Increased traffic exposure and negative birth outcomes: a prospective cohort in Australia
© Barnett et al; licensee BioMed Central Ltd. 2011
Received: 14 December 2010
Accepted: 1 April 2011
Published: 1 April 2011
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© Barnett et al; licensee BioMed Central Ltd. 2011
Received: 14 December 2010
Accepted: 1 April 2011
Published: 1 April 2011
Pregnant women exposed to traffic pollution have an increased risk of negative birth outcomes. We aimed to investigate the size of this risk using a prospective cohort of 970 mothers and newborns in Logan, Queensland.
We examined two measures of traffic: distance to nearest road and number of roads around the home. To examine the effect of distance we used the number of roads around the home in radii from 50 to 500 metres. We examined three road types: freeways, highways and main roads.
There were no associations with distance to road. A greater number of freeways and main roads around the home were associated with a shorter gestation time. There were no negative impacts on birth weight, birth length or head circumference after adjusting for gestation. The negative effects on gestation were largely due to main roads within 400 metres of the home. For every 10 extra main roads within 400 metres of the home, gestation time was reduced by 1.1% (95% CI: -1.7, -0.5; p-value = 0.001).
Our results add weight to the association between exposure to traffic and reduced gestation time. This effect may be due to the chemical toxins in traffic pollutants, or because of disturbed sleep due to traffic noise.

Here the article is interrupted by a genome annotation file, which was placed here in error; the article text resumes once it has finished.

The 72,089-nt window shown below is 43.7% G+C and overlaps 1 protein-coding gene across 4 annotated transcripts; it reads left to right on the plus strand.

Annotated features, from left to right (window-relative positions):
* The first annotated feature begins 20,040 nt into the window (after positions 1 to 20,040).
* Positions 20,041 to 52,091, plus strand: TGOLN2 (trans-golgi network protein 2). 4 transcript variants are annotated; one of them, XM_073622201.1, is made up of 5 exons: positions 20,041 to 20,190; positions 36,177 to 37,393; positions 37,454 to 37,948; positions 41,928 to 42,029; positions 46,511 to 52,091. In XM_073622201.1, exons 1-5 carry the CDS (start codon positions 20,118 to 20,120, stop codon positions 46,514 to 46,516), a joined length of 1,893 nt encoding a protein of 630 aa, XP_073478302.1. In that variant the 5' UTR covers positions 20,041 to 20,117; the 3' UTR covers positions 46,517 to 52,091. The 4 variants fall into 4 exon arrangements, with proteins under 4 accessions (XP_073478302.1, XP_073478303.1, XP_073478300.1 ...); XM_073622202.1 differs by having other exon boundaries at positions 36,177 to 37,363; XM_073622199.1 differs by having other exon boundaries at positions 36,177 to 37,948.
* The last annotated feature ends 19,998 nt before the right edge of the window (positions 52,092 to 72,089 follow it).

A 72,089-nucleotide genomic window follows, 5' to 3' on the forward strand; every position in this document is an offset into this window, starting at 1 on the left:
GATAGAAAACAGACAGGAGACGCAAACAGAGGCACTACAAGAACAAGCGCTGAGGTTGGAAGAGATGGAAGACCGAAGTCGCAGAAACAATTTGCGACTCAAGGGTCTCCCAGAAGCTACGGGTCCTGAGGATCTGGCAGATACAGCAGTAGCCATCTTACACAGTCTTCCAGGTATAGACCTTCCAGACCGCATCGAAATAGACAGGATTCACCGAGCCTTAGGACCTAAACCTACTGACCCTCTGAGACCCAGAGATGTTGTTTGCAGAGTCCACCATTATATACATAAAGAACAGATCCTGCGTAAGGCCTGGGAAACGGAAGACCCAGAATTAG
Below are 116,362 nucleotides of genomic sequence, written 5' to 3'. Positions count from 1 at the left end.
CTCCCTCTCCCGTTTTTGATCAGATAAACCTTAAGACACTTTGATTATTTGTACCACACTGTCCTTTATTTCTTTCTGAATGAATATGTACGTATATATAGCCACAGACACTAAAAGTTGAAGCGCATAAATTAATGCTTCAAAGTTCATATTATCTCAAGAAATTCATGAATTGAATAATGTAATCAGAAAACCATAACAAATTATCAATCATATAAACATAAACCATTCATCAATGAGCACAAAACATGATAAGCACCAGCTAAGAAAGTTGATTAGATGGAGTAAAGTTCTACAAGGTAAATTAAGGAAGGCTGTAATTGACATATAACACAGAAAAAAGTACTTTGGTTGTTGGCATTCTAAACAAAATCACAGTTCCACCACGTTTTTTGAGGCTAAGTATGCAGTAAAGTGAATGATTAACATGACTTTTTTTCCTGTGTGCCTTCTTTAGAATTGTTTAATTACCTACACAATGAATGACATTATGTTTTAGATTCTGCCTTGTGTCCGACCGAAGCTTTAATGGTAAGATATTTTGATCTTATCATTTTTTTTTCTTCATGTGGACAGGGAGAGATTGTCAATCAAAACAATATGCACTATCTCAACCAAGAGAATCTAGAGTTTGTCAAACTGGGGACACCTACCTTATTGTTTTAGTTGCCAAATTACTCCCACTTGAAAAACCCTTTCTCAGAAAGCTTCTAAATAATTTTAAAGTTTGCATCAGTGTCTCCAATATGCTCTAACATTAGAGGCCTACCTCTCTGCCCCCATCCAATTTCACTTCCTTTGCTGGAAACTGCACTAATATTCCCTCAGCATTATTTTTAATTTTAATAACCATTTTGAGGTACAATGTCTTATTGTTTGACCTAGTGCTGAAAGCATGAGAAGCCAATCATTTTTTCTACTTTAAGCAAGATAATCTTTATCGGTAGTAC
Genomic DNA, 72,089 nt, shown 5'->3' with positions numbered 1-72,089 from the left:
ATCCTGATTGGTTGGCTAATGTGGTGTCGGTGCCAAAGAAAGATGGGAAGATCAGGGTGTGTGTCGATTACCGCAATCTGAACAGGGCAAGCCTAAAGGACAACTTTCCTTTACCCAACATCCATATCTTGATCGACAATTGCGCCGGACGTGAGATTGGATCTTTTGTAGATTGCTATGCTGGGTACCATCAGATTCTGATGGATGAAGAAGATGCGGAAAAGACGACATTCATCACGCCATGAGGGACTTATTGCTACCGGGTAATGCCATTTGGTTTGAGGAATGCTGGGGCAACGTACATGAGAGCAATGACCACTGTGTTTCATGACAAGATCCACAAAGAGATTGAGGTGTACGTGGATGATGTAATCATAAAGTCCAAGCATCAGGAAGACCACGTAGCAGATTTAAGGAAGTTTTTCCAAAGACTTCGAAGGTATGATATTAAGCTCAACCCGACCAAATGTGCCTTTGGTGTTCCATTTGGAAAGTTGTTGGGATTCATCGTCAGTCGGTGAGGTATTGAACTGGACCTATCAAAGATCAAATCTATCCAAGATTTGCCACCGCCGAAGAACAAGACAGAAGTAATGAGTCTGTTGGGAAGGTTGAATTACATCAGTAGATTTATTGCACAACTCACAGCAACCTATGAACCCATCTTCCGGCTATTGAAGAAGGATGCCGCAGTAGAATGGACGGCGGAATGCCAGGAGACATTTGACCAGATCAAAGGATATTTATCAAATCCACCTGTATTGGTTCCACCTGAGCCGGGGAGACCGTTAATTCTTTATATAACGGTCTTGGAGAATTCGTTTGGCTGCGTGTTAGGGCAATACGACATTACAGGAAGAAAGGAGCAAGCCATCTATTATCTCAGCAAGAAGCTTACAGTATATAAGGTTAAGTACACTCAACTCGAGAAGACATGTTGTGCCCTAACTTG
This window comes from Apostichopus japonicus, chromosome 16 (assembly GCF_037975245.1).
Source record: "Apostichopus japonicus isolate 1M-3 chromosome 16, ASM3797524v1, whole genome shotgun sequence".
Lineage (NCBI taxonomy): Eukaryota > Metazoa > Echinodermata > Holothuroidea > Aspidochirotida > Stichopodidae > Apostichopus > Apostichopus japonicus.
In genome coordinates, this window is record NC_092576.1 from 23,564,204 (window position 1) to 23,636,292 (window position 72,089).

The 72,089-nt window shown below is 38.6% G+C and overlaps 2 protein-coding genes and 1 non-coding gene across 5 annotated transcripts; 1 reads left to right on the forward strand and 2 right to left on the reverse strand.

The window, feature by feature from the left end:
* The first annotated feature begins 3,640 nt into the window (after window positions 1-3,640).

Exposure to air pollution during pregnancy has been shown to increase the risk of negative birth outcomes such as pre-term birth and low birth weight [1–4]. Although the increased risks are relatively small [5–7], the public health implications are large because exposure to some level of air pollution is ubiquitous in urban areas, and pre-term and low weight babies: stay in hospital longer after birth, have an increased risk of death, and are more likely to develop disabilities [8–10].
Many of the estimated associations between air pollution and birth outcomes have relied on the temporal variation in pollution, but pollution also varies spatially . Pollution levels in a city are generally higher in areas with lots of traffic and industrial areas. Temporal studies also rely on a fixed network of pollution monitors, and these monitors can often be far from subjects' homes. Ignoring the spatial variability in pollution therefore introduces a measurement error that may lead to regression dilution . A study in Brisbane showed a clear strengthening of the association between increased pollution and small fetus size when reducing this measurement error by using pollution monitors closer to women's homes . Studies in Spain have attempted to reduce measurement error by restricting analysis to those women who spent more time at home (where their pollution exposure was estimated), and found stronger associations between pollution exposure and fetal growth and birth weight [7, 13].